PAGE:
NAIROBI, Kenya — Raila Odinga, the Kenyan opposition leader, said on Tuesday that he would not run in a new presidential election to be held in two weeks, a move that almost guarantees that President Uhuru Kenyatta will remain in office.
The first election, on Aug. 8, was initially praised as a success, but it was nullified three weeks later by the Supreme Court, which ordered a new vote after determining that the first ballot had been tainted by fraud and irregularities.
Mr. Kenyatta was re-elected with 54 percent of the vote, but his main challenger, Mr. Odinga, had petitioned the court to cancel the results, saying that the election had been electronically manipulated to guarantee a victory for the incumbent.
David Maraga, the Supreme Court’s chief justice, declared on Sept. 1 in ruling in favor of the opposition that the initial result was “invalid, null and void,” although the court did not accept the claim that the election had been rigged.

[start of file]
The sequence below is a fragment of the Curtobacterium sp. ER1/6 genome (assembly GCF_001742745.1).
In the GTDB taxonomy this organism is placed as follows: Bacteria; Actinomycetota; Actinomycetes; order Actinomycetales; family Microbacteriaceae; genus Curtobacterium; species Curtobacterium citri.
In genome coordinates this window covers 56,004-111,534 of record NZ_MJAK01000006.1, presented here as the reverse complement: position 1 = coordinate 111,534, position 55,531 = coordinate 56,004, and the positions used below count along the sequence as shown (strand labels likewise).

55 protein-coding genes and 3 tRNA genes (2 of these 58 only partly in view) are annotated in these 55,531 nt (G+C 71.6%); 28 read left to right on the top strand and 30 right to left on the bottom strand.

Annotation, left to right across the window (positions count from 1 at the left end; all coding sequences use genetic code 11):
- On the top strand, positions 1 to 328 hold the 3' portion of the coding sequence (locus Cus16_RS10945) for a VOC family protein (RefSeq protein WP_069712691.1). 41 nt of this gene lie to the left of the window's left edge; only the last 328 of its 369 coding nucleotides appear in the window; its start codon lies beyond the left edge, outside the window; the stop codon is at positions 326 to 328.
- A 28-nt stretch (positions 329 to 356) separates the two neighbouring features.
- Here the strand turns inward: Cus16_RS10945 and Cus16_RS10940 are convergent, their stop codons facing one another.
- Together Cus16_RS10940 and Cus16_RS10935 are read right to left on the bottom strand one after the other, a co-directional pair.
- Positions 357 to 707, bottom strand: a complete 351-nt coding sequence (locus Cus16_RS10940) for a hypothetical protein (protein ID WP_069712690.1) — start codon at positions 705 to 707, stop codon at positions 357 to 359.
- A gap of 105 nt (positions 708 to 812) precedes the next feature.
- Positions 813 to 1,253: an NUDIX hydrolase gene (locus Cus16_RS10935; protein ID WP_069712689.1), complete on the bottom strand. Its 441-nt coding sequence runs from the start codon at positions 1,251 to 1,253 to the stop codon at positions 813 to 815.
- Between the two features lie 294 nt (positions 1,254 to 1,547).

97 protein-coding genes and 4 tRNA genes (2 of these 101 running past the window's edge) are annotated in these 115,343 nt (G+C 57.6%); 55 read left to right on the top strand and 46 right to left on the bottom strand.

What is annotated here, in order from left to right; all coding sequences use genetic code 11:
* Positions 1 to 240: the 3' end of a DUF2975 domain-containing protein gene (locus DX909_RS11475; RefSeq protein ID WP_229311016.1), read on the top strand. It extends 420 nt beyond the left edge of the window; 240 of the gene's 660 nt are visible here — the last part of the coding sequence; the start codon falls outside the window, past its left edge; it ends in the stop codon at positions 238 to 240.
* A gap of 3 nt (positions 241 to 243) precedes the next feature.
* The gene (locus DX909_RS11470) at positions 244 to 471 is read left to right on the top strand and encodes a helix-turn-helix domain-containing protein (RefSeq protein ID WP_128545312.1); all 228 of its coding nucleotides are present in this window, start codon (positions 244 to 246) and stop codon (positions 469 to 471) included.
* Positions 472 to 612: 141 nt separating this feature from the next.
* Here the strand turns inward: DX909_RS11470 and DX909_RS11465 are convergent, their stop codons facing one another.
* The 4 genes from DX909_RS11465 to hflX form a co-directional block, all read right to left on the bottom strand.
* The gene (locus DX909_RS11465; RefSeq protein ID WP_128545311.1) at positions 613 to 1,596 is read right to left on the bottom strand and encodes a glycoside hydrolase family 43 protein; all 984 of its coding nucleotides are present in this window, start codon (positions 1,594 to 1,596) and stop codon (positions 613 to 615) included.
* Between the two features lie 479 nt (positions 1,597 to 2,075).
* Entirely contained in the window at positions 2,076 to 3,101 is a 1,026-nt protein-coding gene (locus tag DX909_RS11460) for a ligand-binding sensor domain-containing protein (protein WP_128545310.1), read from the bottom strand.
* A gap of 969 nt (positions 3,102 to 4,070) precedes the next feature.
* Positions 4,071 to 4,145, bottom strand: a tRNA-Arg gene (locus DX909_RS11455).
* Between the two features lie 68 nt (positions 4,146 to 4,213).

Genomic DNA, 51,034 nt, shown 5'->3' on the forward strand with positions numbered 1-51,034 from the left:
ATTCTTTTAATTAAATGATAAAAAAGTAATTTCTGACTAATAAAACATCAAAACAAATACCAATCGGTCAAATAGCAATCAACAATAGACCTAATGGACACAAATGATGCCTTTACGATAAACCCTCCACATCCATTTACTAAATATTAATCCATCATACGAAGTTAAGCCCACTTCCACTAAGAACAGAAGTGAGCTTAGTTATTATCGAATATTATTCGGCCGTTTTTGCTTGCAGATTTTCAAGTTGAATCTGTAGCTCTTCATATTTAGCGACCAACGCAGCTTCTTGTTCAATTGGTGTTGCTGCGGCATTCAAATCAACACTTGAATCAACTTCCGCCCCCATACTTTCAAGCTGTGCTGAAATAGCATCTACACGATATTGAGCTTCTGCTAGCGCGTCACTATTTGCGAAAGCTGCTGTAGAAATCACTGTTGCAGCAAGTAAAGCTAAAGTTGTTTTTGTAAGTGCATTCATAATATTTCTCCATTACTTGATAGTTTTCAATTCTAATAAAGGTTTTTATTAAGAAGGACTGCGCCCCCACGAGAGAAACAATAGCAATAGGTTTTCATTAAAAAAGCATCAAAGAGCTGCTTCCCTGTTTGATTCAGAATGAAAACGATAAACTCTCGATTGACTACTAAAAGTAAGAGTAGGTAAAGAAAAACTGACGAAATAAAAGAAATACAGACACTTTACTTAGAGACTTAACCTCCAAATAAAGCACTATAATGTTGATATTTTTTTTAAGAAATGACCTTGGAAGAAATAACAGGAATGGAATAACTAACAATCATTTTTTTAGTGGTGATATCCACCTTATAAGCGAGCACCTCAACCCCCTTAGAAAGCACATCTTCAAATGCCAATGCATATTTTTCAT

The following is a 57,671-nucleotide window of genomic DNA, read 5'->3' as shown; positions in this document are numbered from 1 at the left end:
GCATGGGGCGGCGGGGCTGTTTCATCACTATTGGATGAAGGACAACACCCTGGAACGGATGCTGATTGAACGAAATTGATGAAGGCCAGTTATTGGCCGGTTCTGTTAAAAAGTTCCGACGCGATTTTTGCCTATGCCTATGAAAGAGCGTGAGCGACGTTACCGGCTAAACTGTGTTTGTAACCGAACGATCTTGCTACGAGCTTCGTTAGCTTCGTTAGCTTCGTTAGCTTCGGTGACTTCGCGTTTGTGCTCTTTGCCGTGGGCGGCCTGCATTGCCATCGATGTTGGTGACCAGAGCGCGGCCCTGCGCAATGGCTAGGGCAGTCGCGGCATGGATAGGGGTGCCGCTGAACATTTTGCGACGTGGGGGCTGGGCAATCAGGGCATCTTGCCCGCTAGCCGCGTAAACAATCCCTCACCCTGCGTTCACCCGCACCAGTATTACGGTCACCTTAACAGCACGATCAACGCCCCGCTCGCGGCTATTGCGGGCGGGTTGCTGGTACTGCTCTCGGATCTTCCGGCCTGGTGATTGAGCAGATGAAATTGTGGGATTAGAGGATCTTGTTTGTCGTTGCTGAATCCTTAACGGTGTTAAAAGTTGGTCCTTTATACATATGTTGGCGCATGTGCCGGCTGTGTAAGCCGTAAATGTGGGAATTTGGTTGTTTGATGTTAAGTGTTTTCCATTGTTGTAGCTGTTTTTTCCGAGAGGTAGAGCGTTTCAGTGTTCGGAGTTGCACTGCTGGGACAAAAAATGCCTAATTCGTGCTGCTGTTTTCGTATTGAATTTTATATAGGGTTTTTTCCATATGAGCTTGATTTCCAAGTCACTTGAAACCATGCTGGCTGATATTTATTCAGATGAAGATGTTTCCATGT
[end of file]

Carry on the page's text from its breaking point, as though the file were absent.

In announcing his decision to withdraw from the new election, scheduled for Oct. 26, Mr. Odinga said that the election commission had failed to make the changes necessary to avoid the problems that plagued the vote in August.
Mr. Odinga said that the commission had “stonewalled” changes sought by the opposition, The Associated Press reported, and he accused officials of engaging in little more than “public relations exercises” that amounted to “motion without movement.”
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